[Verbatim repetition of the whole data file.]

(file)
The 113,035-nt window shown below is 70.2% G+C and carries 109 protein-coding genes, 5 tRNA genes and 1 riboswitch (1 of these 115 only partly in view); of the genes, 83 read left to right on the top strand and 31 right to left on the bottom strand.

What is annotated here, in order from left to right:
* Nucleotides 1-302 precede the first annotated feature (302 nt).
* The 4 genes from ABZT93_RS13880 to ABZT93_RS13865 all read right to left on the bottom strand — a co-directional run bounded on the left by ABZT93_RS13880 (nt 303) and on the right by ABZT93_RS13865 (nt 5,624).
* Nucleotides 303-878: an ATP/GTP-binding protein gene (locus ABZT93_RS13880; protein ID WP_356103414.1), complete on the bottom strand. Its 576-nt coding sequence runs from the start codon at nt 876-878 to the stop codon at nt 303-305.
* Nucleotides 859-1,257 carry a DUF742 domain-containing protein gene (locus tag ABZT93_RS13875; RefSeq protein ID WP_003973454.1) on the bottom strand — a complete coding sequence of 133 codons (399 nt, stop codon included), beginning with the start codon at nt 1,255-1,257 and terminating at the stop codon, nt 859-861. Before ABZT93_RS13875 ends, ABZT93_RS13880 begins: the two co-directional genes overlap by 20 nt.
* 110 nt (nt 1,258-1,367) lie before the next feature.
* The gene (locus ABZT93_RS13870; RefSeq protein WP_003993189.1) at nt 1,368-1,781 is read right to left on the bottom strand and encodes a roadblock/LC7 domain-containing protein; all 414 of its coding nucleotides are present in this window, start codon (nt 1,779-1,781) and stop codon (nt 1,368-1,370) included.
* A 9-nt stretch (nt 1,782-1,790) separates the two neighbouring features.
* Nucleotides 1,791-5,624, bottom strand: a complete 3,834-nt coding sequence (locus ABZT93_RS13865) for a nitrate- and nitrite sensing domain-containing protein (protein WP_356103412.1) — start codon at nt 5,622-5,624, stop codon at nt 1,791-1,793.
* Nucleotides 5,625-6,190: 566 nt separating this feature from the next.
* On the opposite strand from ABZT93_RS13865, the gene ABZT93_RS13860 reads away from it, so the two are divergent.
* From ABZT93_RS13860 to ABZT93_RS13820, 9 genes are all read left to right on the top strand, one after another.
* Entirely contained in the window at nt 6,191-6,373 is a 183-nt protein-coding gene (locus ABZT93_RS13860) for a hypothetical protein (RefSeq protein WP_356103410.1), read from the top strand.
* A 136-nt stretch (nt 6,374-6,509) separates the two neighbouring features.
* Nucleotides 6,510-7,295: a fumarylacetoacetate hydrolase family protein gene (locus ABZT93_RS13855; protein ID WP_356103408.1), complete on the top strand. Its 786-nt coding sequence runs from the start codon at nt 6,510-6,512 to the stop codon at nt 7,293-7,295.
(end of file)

The 113,035-nt window shown below is 70.2% G+C and carries 109 protein-coding genes, 5 tRNA genes and 1 riboswitch (1 of these 115 only partly in view); of the genes, 83 read left to right on the top strand and 31 right to left on the bottom strand.

What is annotated here, in order from left to right:
* Nucleotides 1-302 precede the first annotated feature (302 nt).
* The 4 genes from ABZT93_RS13880 to ABZT93_RS13865 all read right to left on the bottom strand — a co-directional run bounded on the left by ABZT93_RS13880 (nt 303) and on the right by ABZT93_RS13865 (nt 5,624).
* Nucleotides 303-878: an ATP/GTP-binding protein gene (locus ABZT93_RS13880; protein ID WP_356103414.1), complete on the bottom strand. Its 576-nt coding sequence runs from the start codon at nt 876-878 to the stop codon at nt 303-305.
* Nucleotides 859-1,257 carry a DUF742 domain-containing protein gene (locus tag ABZT93_RS13875; RefSeq protein ID WP_003973454.1) on the bottom strand — a complete coding sequence of 133 codons (399 nt, stop codon included), beginning with the start codon at nt 1,255-1,257 and terminating at the stop codon, nt 859-861. Before ABZT93_RS13875 ends, ABZT93_RS13880 begins: the two co-directional genes overlap by 20 nt.
* 110 nt (nt 1,258-1,367) lie before the next feature.
* The gene (locus ABZT93_RS13870; RefSeq protein WP_003993189.1) at nt 1,368-1,781 is read right to left on the bottom strand and encodes a roadblock/LC7 domain-containing protein; all 414 of its coding nucleotides are present in this window, start codon (nt 1,779-1,781) and stop codon (nt 1,368-1,370) included.
* A 9-nt stretch (nt 1,782-1,790) separates the two neighbouring features.
* Nucleotides 1,791-5,624, bottom strand: a complete 3,834-nt coding sequence (locus ABZT93_RS13865) for a nitrate- and nitrite sensing domain-containing protein (protein WP_356103412.1) — start codon at nt 5,622-5,624, stop codon at nt 1,791-1,793.
* Nucleotides 5,625-6,190: 566 nt separating this feature from the next.
* On the opposite strand from ABZT93_RS13865, the gene ABZT93_RS13860 reads away from it, so the two are divergent.
* From ABZT93_RS13860 to ABZT93_RS13820, 9 genes are all read left to right on the top strand, one after another.
* Entirely contained in the window at nt 6,191-6,373 is a 183-nt protein-coding gene (locus ABZT93_RS13860) for a hypothetical protein (RefSeq protein WP_356103410.1), read from the top strand.
* A 136-nt stretch (nt 6,374-6,509) separates the two neighbouring features.
* Nucleotides 6,510-7,295: a fumarylacetoacetate hydrolase family protein gene (locus ABZT93_RS13855; protein ID WP_356103408.1), complete on the top strand. Its 786-nt coding sequence runs from the start codon at nt 6,510-6,512 to the stop codon at nt 7,293-7,295.